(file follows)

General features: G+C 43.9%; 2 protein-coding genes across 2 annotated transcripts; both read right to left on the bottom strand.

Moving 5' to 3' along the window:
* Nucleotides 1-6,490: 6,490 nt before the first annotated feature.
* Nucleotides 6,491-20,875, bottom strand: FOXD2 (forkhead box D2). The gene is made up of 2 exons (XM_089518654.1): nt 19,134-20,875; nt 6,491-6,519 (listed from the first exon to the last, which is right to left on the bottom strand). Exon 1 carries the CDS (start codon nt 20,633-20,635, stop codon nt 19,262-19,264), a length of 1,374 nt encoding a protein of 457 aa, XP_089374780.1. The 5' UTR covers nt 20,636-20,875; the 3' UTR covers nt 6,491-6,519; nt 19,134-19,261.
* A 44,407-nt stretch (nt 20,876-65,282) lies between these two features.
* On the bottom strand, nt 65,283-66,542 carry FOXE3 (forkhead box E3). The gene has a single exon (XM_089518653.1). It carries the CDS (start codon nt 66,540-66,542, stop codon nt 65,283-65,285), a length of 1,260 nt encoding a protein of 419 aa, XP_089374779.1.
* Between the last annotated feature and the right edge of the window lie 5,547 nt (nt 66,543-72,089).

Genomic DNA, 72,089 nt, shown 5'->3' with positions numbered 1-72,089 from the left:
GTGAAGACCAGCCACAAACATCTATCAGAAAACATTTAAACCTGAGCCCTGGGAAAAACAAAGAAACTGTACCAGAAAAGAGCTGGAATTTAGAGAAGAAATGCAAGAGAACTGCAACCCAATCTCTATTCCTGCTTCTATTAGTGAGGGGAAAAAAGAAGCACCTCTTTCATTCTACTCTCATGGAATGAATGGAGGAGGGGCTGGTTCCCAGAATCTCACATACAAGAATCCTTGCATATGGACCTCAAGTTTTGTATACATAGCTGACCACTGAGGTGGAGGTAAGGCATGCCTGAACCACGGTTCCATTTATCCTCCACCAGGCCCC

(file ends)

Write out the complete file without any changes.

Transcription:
General features: G+C 43.9%; 2 protein-coding genes across 2 annotated transcripts; both read right to left on the bottom strand.

Moving 5' to 3' along the window:
* Nucleotides 1-6,490: 6,490 nt before the first annotated feature.
* Nucleotides 6,491-20,875, bottom strand: FOXD2 (forkhead box D2). The gene is made up of 2 exons (XM_089518654.1): nt 19,134-20,875; nt 6,491-6,519 (listed from the first exon to the last, which is right to left on the bottom strand). Exon 1 carries the CDS (start codon nt 20,633-20,635, stop codon nt 19,262-19,264), a length of 1,374 nt encoding a protein of 457 aa, XP_089374780.1. The 5' UTR covers nt 20,636-20,875; the 3' UTR covers nt 6,491-6,519; nt 19,134-19,261.
* A 44,407-nt stretch (nt 20,876-65,282) lies between these two features.
* On the bottom strand, nt 65,283-66,542 carry FOXE3 (forkhead box E3). The gene has a single exon (XM_089518653.1). It carries the CDS (start codon nt 66,540-66,542, stop codon nt 65,283-65,285), a length of 1,260 nt encoding a protein of 419 aa, XP_089374779.1.
* Between the last annotated feature and the right edge of the window lie 5,547 nt (nt 66,543-72,089).

Genomic DNA, 72,089 nt, shown 5'->3' with positions numbered 1-72,089 from the left:
GTGAAGACCAGCCACAAACATCTATCAGAAAACATTTAAACCTGAGCCCTGGGAAAAACAAAGAAACTGTACCAGAAAAGAGCTGGAATTTAGAGAAGAAATGCAAGAGAACTGCAACCCAATCTCTATTCCTGCTTCTATTAGTGAGGGGAAAAAAGAAGCACCTCTTTCATTCTACTCTCATGGAATGAATGGAGGAGGGGCTGGTTCCCAGAATCTCACATACAAGAATCCTTGCATATGGACCTCAAGTTTTGTATACATAGCTGACCACTGAGGTGGAGGTAAGGCATGCCTGAACCACGGTTCCATTTATCCTCCACCAGGCCCC